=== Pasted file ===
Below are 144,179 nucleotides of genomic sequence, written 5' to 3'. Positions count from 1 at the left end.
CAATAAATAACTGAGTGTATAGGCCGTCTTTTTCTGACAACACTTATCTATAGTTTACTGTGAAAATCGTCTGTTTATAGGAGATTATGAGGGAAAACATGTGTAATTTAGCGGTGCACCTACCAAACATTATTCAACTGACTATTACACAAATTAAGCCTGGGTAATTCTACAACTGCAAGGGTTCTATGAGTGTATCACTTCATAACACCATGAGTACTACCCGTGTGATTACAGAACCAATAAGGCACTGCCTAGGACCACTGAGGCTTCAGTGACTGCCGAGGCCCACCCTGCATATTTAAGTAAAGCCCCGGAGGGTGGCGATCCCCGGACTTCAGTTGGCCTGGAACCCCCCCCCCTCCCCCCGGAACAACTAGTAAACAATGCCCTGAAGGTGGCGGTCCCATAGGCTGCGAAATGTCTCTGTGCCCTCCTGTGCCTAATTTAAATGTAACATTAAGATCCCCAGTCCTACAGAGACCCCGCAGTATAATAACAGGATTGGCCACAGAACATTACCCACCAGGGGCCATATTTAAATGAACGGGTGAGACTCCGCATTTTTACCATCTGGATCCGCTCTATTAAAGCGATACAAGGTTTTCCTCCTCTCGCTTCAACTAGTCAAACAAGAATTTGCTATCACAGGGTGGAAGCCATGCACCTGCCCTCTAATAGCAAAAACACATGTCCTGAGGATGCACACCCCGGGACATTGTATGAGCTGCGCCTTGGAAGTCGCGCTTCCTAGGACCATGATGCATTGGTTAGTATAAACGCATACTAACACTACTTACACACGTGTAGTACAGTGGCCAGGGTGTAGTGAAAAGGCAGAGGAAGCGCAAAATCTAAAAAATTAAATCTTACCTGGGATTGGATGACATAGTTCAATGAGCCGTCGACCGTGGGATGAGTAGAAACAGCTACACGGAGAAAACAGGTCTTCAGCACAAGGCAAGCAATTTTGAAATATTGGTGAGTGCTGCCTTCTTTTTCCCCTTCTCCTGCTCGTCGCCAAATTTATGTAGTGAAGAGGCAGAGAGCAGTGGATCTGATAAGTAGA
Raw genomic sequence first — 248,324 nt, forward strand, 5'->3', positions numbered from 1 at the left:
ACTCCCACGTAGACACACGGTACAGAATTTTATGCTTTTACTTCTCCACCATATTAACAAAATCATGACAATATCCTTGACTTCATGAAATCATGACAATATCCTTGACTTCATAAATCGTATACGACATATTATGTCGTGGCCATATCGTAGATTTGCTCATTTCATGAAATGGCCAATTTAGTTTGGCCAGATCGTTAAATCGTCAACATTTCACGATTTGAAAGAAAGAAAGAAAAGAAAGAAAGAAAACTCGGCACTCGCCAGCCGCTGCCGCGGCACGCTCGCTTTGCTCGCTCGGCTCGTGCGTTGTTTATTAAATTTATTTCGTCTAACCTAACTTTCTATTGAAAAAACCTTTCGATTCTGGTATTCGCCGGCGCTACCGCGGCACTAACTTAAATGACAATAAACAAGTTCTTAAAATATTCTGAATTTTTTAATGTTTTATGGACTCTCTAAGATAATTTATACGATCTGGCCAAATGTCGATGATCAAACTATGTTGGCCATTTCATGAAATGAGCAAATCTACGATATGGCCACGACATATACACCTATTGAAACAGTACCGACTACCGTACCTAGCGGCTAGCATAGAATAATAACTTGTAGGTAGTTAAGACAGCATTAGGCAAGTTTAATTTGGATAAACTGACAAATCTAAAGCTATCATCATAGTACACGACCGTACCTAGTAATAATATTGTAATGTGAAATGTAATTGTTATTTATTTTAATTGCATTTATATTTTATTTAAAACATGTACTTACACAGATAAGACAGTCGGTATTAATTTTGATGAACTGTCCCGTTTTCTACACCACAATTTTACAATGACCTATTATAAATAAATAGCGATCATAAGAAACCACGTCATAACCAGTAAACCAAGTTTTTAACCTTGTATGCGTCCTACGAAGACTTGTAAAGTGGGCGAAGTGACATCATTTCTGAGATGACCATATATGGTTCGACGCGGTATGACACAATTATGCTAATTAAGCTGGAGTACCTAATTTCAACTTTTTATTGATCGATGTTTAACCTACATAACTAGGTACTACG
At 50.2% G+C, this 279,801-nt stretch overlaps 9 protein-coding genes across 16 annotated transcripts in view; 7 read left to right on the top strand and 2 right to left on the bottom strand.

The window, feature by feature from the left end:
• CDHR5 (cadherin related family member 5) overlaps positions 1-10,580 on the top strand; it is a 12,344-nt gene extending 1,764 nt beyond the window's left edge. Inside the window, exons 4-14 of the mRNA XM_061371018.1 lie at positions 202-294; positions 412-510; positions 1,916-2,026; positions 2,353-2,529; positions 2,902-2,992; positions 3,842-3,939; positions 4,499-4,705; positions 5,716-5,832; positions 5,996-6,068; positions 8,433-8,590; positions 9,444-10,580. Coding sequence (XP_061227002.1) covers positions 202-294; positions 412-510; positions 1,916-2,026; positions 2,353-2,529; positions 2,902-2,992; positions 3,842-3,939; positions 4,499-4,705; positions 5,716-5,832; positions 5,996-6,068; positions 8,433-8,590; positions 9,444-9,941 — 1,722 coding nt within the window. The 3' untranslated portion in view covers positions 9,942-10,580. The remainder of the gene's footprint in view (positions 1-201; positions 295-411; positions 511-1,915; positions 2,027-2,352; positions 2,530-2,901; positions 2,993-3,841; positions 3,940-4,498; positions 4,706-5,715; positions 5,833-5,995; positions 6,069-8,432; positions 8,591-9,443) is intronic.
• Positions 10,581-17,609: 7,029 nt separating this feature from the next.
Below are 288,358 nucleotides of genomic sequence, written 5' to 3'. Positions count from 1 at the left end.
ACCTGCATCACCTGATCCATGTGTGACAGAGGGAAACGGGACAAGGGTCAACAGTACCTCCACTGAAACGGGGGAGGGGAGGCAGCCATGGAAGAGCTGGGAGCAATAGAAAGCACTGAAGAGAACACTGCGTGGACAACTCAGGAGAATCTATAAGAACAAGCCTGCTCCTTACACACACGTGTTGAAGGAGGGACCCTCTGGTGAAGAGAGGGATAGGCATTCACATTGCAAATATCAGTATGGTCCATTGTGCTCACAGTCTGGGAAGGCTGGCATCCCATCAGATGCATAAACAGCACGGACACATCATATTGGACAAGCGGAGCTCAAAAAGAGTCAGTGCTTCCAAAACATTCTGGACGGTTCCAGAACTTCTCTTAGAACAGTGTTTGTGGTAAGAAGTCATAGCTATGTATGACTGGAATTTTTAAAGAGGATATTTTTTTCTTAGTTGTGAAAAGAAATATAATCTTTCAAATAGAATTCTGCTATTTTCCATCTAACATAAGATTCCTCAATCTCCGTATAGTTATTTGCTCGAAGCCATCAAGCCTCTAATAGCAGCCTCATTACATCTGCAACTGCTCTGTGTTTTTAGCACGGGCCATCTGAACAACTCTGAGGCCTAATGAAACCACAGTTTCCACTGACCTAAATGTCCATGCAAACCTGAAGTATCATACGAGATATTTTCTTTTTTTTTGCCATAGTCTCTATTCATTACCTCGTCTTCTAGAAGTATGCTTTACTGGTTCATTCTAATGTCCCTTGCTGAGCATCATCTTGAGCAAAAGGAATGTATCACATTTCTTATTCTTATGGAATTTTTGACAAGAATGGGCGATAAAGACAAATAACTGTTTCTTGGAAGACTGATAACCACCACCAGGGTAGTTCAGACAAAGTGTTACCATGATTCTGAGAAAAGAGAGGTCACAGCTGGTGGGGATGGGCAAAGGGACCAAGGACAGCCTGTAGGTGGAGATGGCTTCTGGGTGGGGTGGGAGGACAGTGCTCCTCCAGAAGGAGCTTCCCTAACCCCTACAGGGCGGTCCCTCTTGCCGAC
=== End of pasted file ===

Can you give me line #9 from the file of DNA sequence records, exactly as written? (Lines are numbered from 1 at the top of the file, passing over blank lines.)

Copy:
Below are 288,358 nucleotides of genomic sequence, written 5' to 3'. Positions count from 1 at the left end.